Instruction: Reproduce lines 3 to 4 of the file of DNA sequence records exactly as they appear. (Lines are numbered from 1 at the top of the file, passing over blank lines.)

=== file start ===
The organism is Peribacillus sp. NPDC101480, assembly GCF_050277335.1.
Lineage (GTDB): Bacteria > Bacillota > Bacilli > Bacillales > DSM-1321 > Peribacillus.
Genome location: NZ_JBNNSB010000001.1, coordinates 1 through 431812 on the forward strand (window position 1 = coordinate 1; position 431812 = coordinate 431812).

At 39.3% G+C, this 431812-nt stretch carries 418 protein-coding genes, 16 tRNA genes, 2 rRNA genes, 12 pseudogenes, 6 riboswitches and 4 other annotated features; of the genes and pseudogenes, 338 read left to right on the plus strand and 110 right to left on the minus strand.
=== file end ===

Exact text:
Genome location: NZ_JBNNSB010000001.1, coordinates 1 through 431812 on the forward strand (window position 1 = coordinate 1; position 431812 = coordinate 431812).

At 39.3% G+C, this 431812-nt stretch carries 418 protein-coding genes, 16 tRNA genes, 2 rRNA genes, 12 pseudogenes, 6 riboswitches and 4 other annotated features; of the genes and pseudogenes, 338 read left to right on the plus strand and 110 right to left on the minus strand.